By: The John Ankerberg Show
|By: Jim Virkler; ©2010|
It is surprising that the concept of intelligent agency in bio-systems or in the cosmos at large is rejected so vehemently by many science professionals. There is no disagreement from that community that the many physical systems we encounter in everyday life fall generally into one of several categories. They may clearly manifest intelligent input and causation, or there is uncertainty, or there is no evidence of intelligent input and causation. Uncertainty provides the occasion for careful, further investigation. Sometimes the intelligent input is obviously highly complex and organized. At other times the intelligent input is less obvious and shows a lower level of organization. Identifying intelligent agency in system organization, however, is usually not a difficult task.
Using human body cells as an example, the structure and function of our many trillions of body cells is becoming better known with each passing year. A study of any contemporary high school or college biology textbook would make a 1950 edition seem primitive by comparison. The makeup of thousands of molecules and the exquisitely functional structures they form within the cell stretch the imagination. Here we speak only on the level of the cell, not the organization of tissues, organs, organ systems, or the complete organism. In Darwin’s day such information would have read like science fiction with the author’s creative talents gone wild.
At a more mundane level, when we inspect our children’s bedroom and closet, our home’s kitchen, or even our local school district’s 10th grade biology classroom, we easily detect the operation of an intelligent agent. At times we may be more impacted by the absence of intelligent input than by its presence. In our everyday life experience, identification of organization as an outcome of an intelligent mind at work is a fairly simple matter.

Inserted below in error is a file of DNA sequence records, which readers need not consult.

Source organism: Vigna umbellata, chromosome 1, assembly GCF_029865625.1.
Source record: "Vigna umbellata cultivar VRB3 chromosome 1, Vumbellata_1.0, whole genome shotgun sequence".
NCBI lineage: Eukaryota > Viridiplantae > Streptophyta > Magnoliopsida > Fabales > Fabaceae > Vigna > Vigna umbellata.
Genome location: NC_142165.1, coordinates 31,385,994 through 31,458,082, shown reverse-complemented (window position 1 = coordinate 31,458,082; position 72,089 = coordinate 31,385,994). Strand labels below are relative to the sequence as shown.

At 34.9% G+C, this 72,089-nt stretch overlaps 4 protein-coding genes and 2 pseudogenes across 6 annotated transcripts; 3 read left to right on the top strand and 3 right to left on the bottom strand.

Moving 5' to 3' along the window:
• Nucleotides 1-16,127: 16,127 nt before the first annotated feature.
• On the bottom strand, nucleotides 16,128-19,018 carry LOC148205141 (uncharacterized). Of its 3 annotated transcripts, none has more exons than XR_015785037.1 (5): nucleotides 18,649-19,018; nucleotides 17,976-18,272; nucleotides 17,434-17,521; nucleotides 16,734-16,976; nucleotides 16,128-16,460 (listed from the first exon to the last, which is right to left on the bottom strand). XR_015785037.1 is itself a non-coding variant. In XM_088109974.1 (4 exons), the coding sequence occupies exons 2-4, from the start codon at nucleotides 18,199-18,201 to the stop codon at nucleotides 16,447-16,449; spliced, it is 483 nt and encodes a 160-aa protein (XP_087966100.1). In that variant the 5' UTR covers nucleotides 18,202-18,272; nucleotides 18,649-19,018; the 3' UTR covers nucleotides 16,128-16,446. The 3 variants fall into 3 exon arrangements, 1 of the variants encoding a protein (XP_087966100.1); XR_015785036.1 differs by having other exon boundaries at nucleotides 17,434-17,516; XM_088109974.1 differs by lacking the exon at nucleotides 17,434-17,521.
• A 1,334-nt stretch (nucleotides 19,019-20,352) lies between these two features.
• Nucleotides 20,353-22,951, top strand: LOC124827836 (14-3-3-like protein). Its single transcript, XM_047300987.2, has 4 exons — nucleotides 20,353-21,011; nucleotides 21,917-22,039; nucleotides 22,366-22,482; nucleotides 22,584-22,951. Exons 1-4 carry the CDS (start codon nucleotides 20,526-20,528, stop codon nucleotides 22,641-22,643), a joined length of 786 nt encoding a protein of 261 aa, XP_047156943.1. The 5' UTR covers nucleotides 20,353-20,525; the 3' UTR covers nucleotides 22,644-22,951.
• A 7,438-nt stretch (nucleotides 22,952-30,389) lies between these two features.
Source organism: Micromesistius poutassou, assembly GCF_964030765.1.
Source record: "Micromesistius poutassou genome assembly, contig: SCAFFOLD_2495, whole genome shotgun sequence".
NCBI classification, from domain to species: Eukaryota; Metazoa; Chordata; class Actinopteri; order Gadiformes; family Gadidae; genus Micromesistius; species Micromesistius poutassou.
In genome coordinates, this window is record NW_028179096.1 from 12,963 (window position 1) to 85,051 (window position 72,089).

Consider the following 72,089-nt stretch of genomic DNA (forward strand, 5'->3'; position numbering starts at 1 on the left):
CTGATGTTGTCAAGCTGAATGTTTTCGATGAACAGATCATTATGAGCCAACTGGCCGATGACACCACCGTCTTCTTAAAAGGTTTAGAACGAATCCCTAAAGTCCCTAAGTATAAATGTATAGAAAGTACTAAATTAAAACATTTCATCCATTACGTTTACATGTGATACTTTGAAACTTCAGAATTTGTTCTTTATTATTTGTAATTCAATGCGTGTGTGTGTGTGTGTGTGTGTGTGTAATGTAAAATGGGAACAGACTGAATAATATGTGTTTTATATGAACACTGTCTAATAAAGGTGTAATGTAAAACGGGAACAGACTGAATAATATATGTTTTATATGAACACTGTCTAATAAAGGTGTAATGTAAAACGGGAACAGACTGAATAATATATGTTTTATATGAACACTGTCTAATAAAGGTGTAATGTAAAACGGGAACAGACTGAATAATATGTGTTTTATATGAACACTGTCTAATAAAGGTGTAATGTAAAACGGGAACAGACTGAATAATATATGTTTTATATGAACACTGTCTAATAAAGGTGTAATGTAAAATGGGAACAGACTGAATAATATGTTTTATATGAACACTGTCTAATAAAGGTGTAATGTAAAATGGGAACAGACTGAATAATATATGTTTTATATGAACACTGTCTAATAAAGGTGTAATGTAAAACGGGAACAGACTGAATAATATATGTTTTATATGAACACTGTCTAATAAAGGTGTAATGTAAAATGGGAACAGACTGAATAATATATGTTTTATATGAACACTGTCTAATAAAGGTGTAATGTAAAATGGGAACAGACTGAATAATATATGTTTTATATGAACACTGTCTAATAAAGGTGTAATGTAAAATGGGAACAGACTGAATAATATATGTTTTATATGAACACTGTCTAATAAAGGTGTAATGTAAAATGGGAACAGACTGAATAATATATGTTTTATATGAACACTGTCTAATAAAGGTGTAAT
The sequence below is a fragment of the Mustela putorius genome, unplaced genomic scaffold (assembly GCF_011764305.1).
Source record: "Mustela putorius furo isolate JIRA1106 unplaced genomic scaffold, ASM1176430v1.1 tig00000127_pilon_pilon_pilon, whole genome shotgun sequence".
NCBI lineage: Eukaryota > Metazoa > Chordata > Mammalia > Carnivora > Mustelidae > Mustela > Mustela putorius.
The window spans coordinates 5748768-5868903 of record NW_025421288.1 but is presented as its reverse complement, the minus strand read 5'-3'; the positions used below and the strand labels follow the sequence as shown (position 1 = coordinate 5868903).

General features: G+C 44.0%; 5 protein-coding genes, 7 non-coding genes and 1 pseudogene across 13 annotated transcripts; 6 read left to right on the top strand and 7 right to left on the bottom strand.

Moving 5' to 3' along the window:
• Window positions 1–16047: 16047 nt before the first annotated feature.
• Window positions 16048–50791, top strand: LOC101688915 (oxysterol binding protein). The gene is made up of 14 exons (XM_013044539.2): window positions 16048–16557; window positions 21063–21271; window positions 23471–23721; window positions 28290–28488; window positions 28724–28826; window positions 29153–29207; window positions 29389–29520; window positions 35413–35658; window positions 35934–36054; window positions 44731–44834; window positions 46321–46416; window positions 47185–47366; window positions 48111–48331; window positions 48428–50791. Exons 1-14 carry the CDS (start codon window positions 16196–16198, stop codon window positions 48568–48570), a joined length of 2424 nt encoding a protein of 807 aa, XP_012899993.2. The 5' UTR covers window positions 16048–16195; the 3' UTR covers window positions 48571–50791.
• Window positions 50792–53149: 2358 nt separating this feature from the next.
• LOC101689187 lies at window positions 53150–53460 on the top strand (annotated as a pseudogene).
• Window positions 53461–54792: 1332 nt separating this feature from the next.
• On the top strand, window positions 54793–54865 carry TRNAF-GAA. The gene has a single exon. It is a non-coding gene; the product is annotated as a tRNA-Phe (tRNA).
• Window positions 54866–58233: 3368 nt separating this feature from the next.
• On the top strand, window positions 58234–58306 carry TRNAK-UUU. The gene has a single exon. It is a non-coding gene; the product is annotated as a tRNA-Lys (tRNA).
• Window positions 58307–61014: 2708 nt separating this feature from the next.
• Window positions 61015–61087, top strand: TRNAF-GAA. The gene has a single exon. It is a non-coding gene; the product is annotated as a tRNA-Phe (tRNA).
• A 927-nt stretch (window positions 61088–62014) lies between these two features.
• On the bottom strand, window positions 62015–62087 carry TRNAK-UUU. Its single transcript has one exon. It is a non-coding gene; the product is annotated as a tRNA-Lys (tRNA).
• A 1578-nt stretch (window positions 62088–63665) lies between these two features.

It is difficult to separate a cell’s structure from its function. The relationship of structure and function is a basic theme of biology, but is not always clearly evident when we examine the cell’s structure. But we wonder how the cell’s design is related to function: What functions are enabled by the cell’s design features?
The cell is a paragon of efficient packing and storage. It is complex and intricately organized. Seen visually through various types of microscopes, we may even pronounce it aesthetically beautiful. For a mundane example, we may inspect a suspension bridge spanning a river. We admire its structure without immediately considering its function in facilitating transportation. Likewise, we could examine the cell and admire its structure as a prelude to understanding how it functions.
Even without considering the function of cells to build, benefit and sustain the organism, it is not intuitively difficult to perceive intelligent agency in their origin. We define intelligent agency in this blog as the creative actions of the God of the Bible.